Why do I need an archaeologist?

Archaeology is an integral part of the planning, development, and construction process in the UK. However, its place within this process can sometimes appear quite confusing. This short guide helps explain the stages involved, and some of the terms you may come across.

planning-process1.pngThe historic environment is a fragile and finite resource. In the UK, legislation and planning guidance protects the historic environment. Often local Government archaeological advisors guide planning authorities on the protection of archaeological remains. This is controlled by the National Planning Policy Framework (NPPF); this places the emphasis on understanding and conserving the significance of heritage assets as part of sustainable development. This makes the need to consider historic environment constraints, impacts and benefits an imperative from the outset of the development process to avoid unexpected issues at key planning and construction stages.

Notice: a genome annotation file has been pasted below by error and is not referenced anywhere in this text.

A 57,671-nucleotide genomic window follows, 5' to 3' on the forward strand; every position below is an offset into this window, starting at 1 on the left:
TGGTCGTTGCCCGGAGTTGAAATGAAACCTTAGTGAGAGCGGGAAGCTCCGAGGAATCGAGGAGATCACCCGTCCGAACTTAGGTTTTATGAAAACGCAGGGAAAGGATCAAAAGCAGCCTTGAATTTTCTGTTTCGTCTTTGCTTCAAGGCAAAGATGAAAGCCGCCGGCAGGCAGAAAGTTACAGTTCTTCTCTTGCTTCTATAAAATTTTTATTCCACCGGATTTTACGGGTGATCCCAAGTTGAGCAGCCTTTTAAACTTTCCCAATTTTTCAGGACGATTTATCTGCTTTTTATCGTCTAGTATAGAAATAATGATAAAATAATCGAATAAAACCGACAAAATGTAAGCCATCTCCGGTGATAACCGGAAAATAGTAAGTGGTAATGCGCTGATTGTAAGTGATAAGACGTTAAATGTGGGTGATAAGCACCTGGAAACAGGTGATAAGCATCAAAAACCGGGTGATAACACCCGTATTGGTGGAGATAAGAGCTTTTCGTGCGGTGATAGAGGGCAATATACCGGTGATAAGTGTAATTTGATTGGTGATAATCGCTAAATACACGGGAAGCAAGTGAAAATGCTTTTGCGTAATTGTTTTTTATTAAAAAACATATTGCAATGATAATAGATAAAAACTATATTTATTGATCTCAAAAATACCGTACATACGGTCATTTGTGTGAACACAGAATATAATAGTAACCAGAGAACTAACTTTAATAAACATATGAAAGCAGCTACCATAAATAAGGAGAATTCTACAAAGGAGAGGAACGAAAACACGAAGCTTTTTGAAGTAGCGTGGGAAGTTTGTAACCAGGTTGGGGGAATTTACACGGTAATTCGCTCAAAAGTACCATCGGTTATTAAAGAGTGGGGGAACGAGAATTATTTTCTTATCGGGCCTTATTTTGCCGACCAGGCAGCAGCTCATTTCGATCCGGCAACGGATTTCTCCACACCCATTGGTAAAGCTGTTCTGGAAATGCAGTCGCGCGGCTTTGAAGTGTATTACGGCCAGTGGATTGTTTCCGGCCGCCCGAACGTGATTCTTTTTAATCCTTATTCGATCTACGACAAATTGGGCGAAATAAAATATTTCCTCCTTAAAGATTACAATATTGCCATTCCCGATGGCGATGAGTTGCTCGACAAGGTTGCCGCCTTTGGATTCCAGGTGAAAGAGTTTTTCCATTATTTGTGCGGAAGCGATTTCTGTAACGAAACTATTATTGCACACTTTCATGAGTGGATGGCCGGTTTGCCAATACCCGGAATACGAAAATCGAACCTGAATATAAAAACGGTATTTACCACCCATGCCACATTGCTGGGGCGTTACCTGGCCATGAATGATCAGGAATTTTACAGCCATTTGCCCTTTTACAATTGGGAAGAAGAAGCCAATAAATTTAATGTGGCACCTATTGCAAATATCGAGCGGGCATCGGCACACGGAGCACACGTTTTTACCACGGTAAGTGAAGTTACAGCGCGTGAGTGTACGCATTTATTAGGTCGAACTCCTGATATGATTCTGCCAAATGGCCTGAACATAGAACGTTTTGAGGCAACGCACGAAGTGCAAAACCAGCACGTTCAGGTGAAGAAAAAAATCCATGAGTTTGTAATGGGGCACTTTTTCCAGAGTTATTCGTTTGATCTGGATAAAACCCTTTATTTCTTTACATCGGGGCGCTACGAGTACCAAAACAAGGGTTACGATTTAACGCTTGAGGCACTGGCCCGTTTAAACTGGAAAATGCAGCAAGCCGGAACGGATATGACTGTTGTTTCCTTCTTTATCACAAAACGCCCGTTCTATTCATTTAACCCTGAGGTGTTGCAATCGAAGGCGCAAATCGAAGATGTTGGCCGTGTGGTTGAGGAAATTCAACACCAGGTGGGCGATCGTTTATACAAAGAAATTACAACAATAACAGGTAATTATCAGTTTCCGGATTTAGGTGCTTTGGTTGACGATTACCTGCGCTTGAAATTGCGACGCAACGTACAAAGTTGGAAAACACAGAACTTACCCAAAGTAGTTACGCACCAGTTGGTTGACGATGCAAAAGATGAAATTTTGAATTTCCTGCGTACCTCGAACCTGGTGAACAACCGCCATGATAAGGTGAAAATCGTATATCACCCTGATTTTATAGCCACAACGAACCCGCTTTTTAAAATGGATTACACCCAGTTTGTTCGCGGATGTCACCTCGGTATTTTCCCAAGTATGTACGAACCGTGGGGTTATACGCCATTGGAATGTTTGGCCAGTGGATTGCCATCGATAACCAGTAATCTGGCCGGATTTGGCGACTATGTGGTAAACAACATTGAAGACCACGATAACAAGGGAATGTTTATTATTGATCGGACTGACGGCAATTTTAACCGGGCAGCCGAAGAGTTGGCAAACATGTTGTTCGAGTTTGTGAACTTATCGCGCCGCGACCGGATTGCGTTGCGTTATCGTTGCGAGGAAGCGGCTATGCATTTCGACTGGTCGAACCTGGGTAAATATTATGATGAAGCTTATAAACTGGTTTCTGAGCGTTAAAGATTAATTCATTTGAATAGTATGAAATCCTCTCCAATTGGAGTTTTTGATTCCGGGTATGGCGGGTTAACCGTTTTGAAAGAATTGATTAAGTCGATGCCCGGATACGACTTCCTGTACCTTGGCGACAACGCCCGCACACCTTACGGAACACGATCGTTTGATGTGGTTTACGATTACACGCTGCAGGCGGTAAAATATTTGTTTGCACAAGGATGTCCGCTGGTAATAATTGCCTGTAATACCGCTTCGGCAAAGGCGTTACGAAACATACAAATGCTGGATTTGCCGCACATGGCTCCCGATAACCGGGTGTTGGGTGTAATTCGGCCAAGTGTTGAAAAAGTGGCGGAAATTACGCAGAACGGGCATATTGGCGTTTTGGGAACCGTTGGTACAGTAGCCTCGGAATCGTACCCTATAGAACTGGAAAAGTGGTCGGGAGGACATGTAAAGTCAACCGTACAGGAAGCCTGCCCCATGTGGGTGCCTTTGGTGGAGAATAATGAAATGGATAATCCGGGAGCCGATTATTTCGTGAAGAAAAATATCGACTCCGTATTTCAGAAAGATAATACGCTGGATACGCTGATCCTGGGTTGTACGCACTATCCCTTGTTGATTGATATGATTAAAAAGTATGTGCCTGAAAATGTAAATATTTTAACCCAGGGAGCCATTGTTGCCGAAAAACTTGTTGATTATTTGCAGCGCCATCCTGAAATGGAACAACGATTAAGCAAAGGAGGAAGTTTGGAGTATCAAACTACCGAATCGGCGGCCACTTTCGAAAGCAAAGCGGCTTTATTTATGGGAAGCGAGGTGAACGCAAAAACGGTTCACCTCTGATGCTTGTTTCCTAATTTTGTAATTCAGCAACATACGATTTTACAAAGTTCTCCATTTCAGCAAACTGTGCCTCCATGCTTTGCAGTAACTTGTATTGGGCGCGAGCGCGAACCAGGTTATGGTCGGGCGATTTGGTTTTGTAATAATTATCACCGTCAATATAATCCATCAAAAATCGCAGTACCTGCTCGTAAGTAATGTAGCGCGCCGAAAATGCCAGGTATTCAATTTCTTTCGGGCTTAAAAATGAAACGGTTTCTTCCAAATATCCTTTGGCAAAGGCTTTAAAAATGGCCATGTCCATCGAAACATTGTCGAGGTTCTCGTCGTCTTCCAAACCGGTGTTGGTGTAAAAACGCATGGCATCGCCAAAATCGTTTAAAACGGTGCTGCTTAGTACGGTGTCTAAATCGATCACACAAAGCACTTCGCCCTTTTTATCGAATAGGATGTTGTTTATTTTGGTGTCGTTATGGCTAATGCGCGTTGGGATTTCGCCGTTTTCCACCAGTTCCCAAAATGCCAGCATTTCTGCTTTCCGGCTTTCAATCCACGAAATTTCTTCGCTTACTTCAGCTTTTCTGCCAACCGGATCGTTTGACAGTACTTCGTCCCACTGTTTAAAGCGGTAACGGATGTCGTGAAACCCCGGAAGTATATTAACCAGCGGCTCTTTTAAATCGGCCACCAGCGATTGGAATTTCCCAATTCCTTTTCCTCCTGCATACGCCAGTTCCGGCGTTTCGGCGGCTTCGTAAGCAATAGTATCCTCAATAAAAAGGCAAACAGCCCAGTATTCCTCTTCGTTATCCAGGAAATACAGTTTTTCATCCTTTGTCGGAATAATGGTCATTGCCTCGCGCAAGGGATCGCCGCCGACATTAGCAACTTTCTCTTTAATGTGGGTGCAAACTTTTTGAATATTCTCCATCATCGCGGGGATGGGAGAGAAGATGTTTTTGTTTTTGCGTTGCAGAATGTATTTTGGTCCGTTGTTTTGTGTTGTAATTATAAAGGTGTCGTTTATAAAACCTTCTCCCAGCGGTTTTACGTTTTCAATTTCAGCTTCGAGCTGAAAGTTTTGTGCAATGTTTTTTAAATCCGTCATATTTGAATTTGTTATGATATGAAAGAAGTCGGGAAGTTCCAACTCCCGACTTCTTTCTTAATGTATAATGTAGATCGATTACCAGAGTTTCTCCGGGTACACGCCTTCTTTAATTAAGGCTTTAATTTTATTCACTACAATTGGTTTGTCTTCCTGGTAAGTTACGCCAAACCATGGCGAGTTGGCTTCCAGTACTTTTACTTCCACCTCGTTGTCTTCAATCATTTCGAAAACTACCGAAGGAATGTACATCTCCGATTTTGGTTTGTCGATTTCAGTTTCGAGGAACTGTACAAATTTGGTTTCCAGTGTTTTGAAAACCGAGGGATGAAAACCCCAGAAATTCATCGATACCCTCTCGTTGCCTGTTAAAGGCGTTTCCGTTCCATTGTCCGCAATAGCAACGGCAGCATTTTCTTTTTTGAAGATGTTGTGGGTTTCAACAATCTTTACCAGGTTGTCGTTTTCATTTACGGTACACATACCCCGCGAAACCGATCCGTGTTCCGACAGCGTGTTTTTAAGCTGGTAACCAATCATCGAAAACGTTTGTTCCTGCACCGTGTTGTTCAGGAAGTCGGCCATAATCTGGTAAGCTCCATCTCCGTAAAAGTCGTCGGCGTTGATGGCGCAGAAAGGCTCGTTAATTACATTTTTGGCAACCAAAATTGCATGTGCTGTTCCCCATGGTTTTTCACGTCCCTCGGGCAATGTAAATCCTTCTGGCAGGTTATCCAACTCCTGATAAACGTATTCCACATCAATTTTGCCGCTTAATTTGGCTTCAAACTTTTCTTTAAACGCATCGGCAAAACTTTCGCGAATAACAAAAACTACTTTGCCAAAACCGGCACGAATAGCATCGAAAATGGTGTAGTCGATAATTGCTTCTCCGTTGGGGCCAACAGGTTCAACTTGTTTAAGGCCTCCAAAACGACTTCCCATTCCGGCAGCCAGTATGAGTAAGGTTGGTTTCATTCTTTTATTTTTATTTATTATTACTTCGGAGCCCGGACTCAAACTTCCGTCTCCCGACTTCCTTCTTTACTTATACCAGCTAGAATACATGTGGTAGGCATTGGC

Archaeological evidence is made up of buildings, monuments, settlements, buried sites or landscapes, and can range from the extraordinary to the everyday. Archaeologists have to unravel this evidence: to characterise it, to explore its meaning, and to assess its value for society. If archaeological conditions are imposed, there is a process involved to establish what you are dealing with a consultancy phase, followed by fieldwork, and concluded with post-excavation work.

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For more information please contact us:

Telephone: 0116 252 2848

Email: ulas@le.ac.uk

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Why do I need an archaeologist?

This short guide helps explain the role of archaeology in the planning process, the stages involved, and some of the terms you may come across.

 

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